updated 06:15 pm EDT, Fri July 9, 2010
Judge in Tenenbaum case reduces damages by 10x
Boston Judge Nancy Gertner today ruled that the $675,000 in damages levied in the Joel Tenenbaum piracy case was illegal. An order from the legislator called the penalty "unconstitutionally excessive" and cut the penalty to $67,500. It violated the 14th Amendment's rule against depriving anyone of property without due process of law, according to the decision.
In the ruling, Judge Gertner went so far as to assert that she would have fined Tenenbaum less for copyright violation in her "independent judgment" even given the defendant's admission, but couldn't as the penalty was dictated by the jury. The $67,500 was the most she could allow in constitutional terms.
The RIAA has already contested the reduction and claimed that lowering the penalty not only overrode the jury's verdict but neglected the "profound economic and artistic harm" allegedly caused by one user sharing hundreds of songs. As in the past, it hasn't demonstrated the calculations it used to justify the cost. Judge Gertner has already defended her verdict by making it clear the music labels were simply "going for broke" in the damages and hadn't directly presented the money lost.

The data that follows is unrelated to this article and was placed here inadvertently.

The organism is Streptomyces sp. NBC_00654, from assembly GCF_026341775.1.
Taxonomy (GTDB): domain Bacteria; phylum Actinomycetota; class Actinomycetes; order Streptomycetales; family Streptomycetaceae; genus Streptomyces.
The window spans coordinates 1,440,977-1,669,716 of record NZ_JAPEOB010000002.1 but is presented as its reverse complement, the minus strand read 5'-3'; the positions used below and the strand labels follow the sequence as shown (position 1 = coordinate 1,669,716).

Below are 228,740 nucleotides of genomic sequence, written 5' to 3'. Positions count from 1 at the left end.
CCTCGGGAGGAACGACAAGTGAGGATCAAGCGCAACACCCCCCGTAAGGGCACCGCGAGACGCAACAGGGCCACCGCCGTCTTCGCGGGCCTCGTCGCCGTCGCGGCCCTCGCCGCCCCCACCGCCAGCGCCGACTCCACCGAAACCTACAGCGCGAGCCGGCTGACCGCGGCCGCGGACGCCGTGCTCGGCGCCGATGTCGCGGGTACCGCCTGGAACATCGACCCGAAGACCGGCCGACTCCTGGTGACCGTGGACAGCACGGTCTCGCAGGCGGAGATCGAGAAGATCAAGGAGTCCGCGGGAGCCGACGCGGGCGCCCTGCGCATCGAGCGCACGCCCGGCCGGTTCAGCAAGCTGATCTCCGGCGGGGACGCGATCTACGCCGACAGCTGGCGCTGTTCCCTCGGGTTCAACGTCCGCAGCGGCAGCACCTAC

Tenenbaum has said he still doesn't believe he can afford to pay the reduced penalty but hasn't said if he will oppose the remaining amount.
The verdict reinforces the earlier precedent in the long-running Jammie Thomas-Rasset case, where the judge lowered the penalty by 35 times on similar grounds of excess. RIAA lawyers have lately turned away from suing customers but have been repeatedly accused by challengers of using the suits as a substitute business model in the face of dropping CD sales. Targets have said the process is unfair to the accused as it pressures them into settling even if they are innocent or have a viable defense, as often the cost of challenging a dedicated music studio legal team is too high for most of those affected.